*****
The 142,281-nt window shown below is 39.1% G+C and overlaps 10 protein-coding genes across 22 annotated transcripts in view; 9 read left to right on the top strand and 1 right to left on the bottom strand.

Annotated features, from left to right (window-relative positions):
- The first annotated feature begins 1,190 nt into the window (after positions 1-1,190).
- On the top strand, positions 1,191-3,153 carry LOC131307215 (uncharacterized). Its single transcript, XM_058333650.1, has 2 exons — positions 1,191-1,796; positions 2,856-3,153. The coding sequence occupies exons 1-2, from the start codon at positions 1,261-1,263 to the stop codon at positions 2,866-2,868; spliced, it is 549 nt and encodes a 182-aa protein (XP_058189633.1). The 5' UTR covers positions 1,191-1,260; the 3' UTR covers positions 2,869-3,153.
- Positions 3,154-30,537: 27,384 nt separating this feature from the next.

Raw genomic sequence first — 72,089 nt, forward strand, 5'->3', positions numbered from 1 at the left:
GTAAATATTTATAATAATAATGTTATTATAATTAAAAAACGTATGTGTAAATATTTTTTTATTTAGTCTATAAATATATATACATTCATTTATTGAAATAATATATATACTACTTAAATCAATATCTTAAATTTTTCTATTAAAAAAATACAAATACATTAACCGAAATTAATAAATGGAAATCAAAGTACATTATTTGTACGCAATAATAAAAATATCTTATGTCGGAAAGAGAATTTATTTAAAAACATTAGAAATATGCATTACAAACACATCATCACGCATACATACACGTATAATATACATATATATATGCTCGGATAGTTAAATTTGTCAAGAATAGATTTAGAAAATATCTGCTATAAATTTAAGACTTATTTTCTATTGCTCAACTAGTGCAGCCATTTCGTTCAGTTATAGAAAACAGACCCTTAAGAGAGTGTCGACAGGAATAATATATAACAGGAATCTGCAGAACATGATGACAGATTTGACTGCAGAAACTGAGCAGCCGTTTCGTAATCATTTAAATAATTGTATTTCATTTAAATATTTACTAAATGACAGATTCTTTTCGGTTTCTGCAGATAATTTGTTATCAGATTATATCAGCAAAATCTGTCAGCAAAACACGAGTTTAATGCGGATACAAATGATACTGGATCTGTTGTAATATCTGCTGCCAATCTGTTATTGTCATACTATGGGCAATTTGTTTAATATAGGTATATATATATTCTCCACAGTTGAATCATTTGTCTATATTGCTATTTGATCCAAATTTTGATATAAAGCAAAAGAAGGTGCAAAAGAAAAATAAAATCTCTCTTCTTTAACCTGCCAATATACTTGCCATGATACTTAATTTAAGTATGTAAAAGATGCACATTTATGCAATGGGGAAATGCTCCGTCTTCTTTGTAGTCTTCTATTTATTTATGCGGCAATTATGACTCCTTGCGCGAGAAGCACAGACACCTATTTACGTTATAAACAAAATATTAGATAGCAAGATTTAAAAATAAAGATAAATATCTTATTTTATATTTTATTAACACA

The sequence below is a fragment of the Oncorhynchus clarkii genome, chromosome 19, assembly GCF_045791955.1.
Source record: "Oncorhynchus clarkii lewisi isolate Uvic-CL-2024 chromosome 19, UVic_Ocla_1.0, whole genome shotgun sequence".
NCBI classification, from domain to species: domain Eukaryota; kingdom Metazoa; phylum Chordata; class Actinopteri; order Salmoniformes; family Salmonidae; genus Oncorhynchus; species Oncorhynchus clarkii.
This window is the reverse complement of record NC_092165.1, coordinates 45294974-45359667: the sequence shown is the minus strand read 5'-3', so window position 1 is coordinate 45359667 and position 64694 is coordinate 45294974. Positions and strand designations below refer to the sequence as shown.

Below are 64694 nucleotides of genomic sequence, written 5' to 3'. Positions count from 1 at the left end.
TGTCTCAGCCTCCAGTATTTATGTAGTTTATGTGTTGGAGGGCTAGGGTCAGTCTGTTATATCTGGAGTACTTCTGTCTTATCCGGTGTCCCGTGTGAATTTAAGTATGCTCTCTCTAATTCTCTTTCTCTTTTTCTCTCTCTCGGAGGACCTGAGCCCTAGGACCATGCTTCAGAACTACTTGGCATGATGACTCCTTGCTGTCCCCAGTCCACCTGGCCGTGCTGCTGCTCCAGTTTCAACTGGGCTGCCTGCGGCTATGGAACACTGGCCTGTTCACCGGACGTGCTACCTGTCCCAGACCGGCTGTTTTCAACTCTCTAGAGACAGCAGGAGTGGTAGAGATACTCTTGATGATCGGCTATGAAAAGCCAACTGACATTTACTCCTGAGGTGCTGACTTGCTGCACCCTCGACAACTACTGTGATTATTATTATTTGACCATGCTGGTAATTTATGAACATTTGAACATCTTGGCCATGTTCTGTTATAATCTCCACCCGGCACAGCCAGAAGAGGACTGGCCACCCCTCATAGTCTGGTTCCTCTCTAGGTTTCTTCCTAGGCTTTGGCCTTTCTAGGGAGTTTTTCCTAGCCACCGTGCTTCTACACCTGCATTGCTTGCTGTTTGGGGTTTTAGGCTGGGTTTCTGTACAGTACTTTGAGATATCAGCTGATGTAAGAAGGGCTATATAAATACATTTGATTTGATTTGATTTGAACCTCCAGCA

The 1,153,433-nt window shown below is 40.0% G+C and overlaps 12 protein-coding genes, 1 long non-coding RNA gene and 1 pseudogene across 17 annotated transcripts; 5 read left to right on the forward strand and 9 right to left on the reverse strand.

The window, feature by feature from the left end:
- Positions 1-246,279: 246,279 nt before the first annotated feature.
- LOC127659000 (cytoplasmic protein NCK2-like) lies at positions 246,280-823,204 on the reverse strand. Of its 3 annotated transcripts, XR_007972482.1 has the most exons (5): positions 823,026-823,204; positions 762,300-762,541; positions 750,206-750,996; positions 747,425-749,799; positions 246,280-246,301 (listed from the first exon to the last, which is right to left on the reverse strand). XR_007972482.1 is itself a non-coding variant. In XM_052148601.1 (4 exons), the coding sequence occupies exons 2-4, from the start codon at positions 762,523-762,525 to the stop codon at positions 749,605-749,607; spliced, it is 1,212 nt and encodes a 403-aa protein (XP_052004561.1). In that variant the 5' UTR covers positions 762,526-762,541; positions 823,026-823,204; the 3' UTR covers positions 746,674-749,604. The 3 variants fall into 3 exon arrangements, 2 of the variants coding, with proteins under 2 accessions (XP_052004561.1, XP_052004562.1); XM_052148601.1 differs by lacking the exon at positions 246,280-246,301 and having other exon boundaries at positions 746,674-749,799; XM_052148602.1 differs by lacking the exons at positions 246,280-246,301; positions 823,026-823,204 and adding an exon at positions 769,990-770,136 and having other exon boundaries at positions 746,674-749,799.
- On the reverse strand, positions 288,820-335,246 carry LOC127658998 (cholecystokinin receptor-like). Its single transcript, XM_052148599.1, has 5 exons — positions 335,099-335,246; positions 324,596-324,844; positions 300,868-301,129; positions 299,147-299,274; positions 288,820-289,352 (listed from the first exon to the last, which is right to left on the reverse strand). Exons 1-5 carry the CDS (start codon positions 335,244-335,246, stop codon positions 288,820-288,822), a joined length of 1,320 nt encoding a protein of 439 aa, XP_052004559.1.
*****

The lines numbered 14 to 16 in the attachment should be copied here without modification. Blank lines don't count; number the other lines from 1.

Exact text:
The 1,153,433-nt window shown below is 40.0% G+C and overlaps 12 protein-coding genes, 1 long non-coding RNA gene and 1 pseudogene across 17 annotated transcripts; 5 read left to right on the forward strand and 9 right to left on the reverse strand.

The window, feature by feature from the left end:
- Positions 1-246,279: 246,279 nt before the first annotated feature.